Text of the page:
Wednesday, March 3, 2010
Poets and Poems - Paul MacNeil
under the lotus
- Paul MacNeil
A river flows through the lake. One tributary joins very slowly through a broad delta called Duck Cove. There is no channeled entrance to this cove -- no sandbar from a heavy current. A mile across, the marsh is filled with silt from little streams and organic muck at least deeper than a paddle's length. Methane bubbles jostle but don't alarm the frogs.
cupped in white --
water lily perfume
under the lotus --
in jellied chains
I move the canoe through the outer screen of aquatic plants to an inner channel. Underwater, more plants wave in the current. Hiding there are schools of minnows, tails pointing back to the lake.
behind pickerelweed walls
paddling through flowers
canoe’s slow glide
a column of gnats parts
Grasses in the middle of the cove surround rocks and the remains of trees, giants of past centuries.
a snapping turtle
rests in the sun --
merganser leads her brood
Several permanent and many seasonal streams enter the cove from Barren and Benson Mountains. Taking a right fork of the channel leads to a stream from far up between the two. Again the current becomes unnoticeable as the shallows of the marsh give way to the bushes and trees of land. In the swampy woods, I walk past clumps of green rushes still depressed where deer rested beside the path. The ground rises a bit to a decaying clearing with the remains of a tarpaper shack. A retired railroad man, an accident victim, once lived here year-round. With only one arm, Louie wielded with good effect both an ax for his firewood and a shotgun for his poaching. The trail leads past a rusted stovepipe, elbow joint and cap toward the sound of moving water.
beyond the brook
pure tones of a hermit thrush
a flick of brown
Spencer Brook flows down the slope through moss-covered boulders, emerald, bathed by the water. Ferns fill the damp gullies entering on either side. It is not wide. I can usually cross it in one or two steps. The woods encroach and cover it well.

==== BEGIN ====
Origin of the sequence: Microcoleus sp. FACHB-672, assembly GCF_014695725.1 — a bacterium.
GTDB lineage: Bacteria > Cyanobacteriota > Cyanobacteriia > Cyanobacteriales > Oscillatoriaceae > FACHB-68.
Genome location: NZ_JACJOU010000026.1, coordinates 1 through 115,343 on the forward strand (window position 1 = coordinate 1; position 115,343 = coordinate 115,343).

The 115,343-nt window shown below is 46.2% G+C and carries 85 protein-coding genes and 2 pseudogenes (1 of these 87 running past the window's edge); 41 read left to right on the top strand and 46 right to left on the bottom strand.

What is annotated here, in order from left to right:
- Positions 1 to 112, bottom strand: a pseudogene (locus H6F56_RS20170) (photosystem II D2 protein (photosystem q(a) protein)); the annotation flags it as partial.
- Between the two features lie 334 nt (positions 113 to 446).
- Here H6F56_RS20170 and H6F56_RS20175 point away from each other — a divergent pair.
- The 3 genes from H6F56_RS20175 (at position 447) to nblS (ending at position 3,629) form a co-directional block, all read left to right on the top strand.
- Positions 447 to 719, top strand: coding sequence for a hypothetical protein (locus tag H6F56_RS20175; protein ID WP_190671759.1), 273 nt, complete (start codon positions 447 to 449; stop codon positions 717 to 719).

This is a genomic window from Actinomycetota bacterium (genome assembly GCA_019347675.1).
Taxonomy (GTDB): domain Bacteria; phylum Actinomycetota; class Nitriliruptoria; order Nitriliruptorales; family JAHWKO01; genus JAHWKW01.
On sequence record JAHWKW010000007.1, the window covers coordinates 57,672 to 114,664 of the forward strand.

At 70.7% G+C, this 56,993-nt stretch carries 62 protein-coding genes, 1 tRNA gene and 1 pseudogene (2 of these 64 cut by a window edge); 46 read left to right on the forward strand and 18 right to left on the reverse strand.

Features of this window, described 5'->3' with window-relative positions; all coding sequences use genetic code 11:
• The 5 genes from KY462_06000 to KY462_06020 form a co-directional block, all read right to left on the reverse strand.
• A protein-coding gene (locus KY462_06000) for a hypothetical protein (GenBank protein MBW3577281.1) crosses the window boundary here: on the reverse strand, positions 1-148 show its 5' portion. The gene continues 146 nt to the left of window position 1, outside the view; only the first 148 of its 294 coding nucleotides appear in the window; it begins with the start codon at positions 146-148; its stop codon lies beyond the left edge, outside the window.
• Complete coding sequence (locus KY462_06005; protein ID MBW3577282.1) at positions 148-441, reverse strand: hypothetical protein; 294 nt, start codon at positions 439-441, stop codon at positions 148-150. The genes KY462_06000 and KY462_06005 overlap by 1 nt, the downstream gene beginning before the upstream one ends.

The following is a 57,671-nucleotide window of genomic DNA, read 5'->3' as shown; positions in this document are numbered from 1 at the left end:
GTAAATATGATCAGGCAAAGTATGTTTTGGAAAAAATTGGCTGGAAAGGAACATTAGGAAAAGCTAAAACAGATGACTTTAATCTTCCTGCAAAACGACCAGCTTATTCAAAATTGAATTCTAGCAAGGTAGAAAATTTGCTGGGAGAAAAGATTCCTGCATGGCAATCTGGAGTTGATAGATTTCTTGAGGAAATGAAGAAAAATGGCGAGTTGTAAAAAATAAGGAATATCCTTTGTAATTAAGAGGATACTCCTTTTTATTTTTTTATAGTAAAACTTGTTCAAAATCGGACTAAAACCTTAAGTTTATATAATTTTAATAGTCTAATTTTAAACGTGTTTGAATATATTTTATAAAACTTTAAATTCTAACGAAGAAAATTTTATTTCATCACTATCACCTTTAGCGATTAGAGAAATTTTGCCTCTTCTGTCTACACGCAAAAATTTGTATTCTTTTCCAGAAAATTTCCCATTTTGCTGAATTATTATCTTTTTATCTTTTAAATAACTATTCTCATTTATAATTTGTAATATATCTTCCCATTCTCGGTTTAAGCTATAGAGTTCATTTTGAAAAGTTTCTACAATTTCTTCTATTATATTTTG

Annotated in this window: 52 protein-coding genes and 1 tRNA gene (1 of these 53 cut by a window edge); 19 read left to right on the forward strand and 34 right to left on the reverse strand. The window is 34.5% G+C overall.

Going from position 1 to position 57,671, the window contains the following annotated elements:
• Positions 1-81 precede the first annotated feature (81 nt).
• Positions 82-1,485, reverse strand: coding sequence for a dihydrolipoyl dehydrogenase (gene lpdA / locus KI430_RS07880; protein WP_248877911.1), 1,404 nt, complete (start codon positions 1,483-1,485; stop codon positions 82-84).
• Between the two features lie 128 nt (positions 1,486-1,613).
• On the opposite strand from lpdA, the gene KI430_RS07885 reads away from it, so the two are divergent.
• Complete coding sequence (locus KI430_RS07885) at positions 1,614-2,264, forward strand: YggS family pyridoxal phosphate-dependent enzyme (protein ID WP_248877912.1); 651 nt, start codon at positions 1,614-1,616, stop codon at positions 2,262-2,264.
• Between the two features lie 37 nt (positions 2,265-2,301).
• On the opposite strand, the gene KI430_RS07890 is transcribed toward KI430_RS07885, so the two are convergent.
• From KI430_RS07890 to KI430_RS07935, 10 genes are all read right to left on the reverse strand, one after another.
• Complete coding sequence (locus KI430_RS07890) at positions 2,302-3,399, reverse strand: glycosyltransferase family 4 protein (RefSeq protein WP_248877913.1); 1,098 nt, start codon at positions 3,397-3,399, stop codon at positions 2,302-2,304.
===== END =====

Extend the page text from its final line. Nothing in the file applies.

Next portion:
the green light
of filtered sun
In the deepest pools I fish with the smallest hook in my box tipped with a little bit of earthworm. Instantly a brook trout attacks it. I lift a three-incher from the water. It wriggles off. The immature trout is beautiful with bright spots of color among its vertical, dark-blue bars. The bait isn't needed at all. Another strikes at the shine of the hook but is too small to be really hooked. A quick splash and right back to the spillway or in under the overhang. This small place is nursery for a race of wild trout; this water from the high mountainsides is purity itself. After climbing more than a half a mile with the brook, I find it forks several times -- each branch petering out within several dozen yards. A hunting trail continues on past the divide of the watercourse down to an unnamed deadwater bog and Indian Pond.
The Notch --
mountains come together
and change names
behind the mountains
more green ridges
This haibun was first published in Modern Haiku, 29.1, 1998, slightly amended
photo credit: Yu Chang
If you would like to participate in this series, send a photo of yourself composing a poem or writing or a picture of a location where you enjoy writing, along with one of your poems (the type/genre of poem doesn't matter). This series will allow us to see the various locations that inspire us or where we go to write.
Subscribe to: Post Comments (Atom)
I'm so glad you posted this here, Paul, giving those of us who had not read this before a chance to read your beautiful descriptions of this beautiful and peaceful area.
all the best,
Nicely done. Thank you for sharing your beautiful work, Paul.
Paul, When I first read this it carried me back to my childhood visits with my Grandparents. Seeing it here again, brings back images and feelings whirling around together I can hardly find words to express. Thank you. Merrill
And thanks to Yu Change for that wonderful photo. I can almost smell the lake. Yu always surprises with his angles. Many thanks. Merrill
I agree: Yu's photo of Paul adds another dimemension to the haibun. Both work together to convey a personal landscape.
beautiful composition . . . photo, prose n poetry.
Dear Mr Paul,
I liked the Haibun which is full of poetic expressions and vivid imageries.As a Geologist, I reminisce my research work along the Ajay river, a tributary of the Ganges. The metaphors are of high literary quality.The photo is equally enchanting, musing the songs of nature.
P K Padhy, India
Sorry, for coming so late to this.
Wonderful in its detail and storytelling. I feel as if I've been right there with you, experiencing your perfect place.
A great antidote for an overlong winter.
And the lovely photo, is just icing to the cake.
Post a Comment